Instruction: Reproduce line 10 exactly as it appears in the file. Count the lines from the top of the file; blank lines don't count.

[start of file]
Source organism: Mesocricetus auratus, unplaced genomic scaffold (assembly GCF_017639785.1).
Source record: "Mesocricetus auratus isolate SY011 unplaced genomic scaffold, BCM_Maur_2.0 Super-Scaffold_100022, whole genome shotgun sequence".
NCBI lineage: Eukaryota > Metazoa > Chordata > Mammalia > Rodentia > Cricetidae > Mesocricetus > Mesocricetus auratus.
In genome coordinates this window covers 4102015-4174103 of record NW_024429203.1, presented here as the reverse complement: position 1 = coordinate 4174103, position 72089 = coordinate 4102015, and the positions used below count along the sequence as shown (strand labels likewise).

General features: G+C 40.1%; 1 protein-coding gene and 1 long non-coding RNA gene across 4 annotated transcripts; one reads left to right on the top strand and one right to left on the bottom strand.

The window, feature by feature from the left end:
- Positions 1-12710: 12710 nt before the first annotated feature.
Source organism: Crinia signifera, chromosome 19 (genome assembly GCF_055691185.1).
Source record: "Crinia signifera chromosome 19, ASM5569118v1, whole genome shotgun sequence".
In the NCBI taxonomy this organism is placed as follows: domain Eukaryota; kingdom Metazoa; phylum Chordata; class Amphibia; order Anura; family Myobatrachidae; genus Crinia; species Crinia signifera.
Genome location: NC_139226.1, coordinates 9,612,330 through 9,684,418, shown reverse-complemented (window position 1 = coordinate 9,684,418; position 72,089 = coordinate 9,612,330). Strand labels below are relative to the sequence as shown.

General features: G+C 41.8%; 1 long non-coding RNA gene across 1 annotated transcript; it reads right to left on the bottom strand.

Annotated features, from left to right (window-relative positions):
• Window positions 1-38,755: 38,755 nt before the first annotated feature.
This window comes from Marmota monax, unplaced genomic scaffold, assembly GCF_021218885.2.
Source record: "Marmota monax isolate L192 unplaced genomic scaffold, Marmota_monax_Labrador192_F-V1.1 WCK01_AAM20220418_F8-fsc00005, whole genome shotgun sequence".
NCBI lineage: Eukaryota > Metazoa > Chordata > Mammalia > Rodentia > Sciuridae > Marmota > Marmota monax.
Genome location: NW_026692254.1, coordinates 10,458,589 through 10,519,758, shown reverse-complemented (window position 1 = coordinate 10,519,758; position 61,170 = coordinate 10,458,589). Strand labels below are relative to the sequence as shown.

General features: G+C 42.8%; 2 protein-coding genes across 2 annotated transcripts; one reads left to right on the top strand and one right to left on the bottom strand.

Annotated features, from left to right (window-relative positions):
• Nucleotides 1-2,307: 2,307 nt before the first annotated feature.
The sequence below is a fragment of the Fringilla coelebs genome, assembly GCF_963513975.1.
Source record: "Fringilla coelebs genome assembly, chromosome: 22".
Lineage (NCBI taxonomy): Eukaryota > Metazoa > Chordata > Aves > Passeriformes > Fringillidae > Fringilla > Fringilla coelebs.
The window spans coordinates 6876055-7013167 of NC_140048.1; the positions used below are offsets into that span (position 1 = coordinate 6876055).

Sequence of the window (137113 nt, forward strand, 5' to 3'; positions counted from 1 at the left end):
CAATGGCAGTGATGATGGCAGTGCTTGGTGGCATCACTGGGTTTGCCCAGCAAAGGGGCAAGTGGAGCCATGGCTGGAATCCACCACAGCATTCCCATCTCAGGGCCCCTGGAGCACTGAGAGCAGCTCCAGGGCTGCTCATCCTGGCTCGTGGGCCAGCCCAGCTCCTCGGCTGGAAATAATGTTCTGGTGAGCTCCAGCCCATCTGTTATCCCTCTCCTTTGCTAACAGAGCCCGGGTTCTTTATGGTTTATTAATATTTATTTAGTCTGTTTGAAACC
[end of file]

In the NCBI taxonomy this organism is placed as follows: domain Eukaryota; kingdom Metazoa; phylum Chordata; class Amphibia; order Anura; family Myobatrachidae; genus Crinia; species Crinia signifera.